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Mayan Plumbing Found In Ancient City 220

Posted by kdawson
from the series-of-tubes dept.
DarkKnightRadick writes "An archaeologist and a hydrologist have published evidence that the ancient Mayans had pressurized plumbing as early as sometime between the year 100 (when the city of Palenque in Chiapas, Mexico, was first founded) and 800 (when it was abandoned). While the Egyptians had plumbing way earlier (around 2500 BC), this is the first instance of plumbing in the New World prior to European exploration and conquest."
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Mayan Plumbing Found In Ancient City

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  • No big surprise,,, (Score:3, Interesting)

    by Overzeetop (214511) on Tuesday May 04, 2010 @09:42PM (#32093270) Journal

    If the aliens gave pluming to the Egyptians, why not the Mayans?

  • Re:Better than ours? (Score:3, Interesting)

    by Inner_Child (946194) on Tuesday May 04, 2010 @09:53PM (#32093340)
    I thought we just called that "government".
  • by jamshid (140925) on Tuesday May 04, 2010 @10:00PM (#32093388)

    Okay, not really related to ancient Mayan plumbing, but that article did make me think about this great talk by neuroscientist and writer David Eagleman:
    http://www.longnow.org/seminars/02010/apr/01/six-easy-steps-avert-collapse-civilization/ [longnow.org]

  • Pretty Neat (Score:4, Interesting)

    by Tremegorn (1111055) on Tuesday May 04, 2010 @10:16PM (#32093474)

    The guy who has the photo credit in the article (Kirk French) was my Archaeology TA during my freshman year. (I'm currently attending PSU for an EE degree). He's a really cool guy, glad to see he's doing well.

    That aside, this is actually a pretty big discovery; very few ancient civilizations actually managed complex engineering achievements like running water. If anything this just adds to the mystery, if they had engineering knowledge of similar level to the Romans, why did their civilization suddenly die out?

  • by IANAAC (692242) on Tuesday May 04, 2010 @10:34PM (#32093568)

    If anything this just adds to the mystery, if they had engineering knowledge of similar level to the Romans, why did their civilization suddenly die out?

    Probably much like Roman civilization, the main power structure lost control. That seems to be recurring throughout all history and cultures.

    Obviously that's a huge simplification, but it no doubt contributed to the "collapse" of their civilization. I put "collapse" in parentheses, because Mayan civilization still exists to a certain degree.

  • by Anonymous Coward on Tuesday May 04, 2010 @10:38PM (#32093596)

    Get them out before we have to endure more imcompetence. Is it any wonder the middle east is 3rd world? Those towelheads are to stipud to make a bumb even!

    Careful, there. I have posted all sorts of horrible depraved "nigger" jokes, "Jew" jokes, and the like, and not one thing happened. Then I posted a joke about Muslims and Mohammad and *bam*, suddenly my IP address was blocked from Slashdot for several days. Slashdot even has a nice little webpage telling you that you've been blocked. Apparently the PC crowd has a lot of rampant favoritism, especially when one particular group gets its panties in a wad and bitches up a storm about everything a hell of a lot more than the others. Isn't it funny how it's considered cool to bash Christians and Judaeo-Christian beliefs in the media and Christians are expected to be adult enough to accept it and deal with it, but you make one negative remark about Islam and it suddenly doesn't work that way? AND no one sees this as a hypocritical double standard that needs to go?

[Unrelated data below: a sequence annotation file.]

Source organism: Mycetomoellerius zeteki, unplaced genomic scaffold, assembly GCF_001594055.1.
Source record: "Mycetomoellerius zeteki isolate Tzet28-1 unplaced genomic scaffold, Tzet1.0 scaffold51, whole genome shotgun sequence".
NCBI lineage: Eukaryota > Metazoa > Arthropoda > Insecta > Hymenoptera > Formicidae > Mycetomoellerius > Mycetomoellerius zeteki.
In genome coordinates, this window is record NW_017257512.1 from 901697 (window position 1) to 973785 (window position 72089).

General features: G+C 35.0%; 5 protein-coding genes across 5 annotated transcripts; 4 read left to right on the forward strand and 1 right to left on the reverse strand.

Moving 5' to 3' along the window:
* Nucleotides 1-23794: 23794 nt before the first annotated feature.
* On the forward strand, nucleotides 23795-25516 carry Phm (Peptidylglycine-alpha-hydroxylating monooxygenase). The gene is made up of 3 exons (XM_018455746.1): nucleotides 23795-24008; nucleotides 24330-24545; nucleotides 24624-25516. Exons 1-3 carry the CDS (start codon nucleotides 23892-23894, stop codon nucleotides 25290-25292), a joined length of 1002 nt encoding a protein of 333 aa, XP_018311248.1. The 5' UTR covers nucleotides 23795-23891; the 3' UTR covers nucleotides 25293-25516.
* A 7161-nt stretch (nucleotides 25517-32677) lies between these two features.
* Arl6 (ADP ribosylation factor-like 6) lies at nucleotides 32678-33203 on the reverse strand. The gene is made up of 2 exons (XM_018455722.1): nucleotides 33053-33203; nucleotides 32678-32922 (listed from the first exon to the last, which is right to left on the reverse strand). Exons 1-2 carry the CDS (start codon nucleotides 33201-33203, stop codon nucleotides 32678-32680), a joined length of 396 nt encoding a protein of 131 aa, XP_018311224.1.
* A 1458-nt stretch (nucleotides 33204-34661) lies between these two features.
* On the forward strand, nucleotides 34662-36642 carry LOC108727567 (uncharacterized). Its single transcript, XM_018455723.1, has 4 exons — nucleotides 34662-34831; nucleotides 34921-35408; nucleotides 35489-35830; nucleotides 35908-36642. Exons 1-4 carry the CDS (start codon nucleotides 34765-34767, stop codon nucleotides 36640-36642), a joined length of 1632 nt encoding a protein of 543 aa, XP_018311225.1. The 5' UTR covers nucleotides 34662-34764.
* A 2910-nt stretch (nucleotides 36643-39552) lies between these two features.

• Re:pattern? (Score:2, Interesting)

    by hhedeshian (1343143) on Tuesday May 04, 2010 @10:50PM (#32093650)
    What'll be different, I think, is that a lot less information will be lost in the demise of a "modern" culture simply due to the global (that's the key word here) communications network and data archival abilities we now possess. If the US went into oblivion, the world wouldn't have to re-invent the Ford Model-T or "Freedom Fries"; That data will be quite difficult to get rid of due to geographic redundancy.

    Also, spoken langauges don't die off in short periods of time. Given the available compute power and potential advances in translation software, it should be relively easy to bring texts up to the new language. You won't need a giant rock and guys like Daniel Jackson spouting some Goa'uld nonsense.
  • Re:pattern? (Score:2, Interesting)

    by c0y (169660) on Tuesday May 04, 2010 @10:52PM (#32093664) Homepage

    Some people believe that toilets don't allow for complete elimination and are the source of a lot of colon cancer [toilet-rel...lments.com].

    For my part, I've realized that after a lot of years camping and having to squat over a hole I dig, that at some point my knees simply won't let me do that any more. I've come to believe that maybe people die younger in parts of the world that lack sit down toilets and remember this quote by Charles Bukowski:

    Sex is interesting, but it's not totally important. I mean it's not even as important (physically) as excretion. A man can go seventy years without a piece of ass, but he can die in a week without a bowel movement.
    - Charles Bukowski

  • Re:Pretty Neat (Score:4, Interesting)

    by fuzzyfuzzyfungus (1223518) on Tuesday May 04, 2010 @11:00PM (#32093718) Journal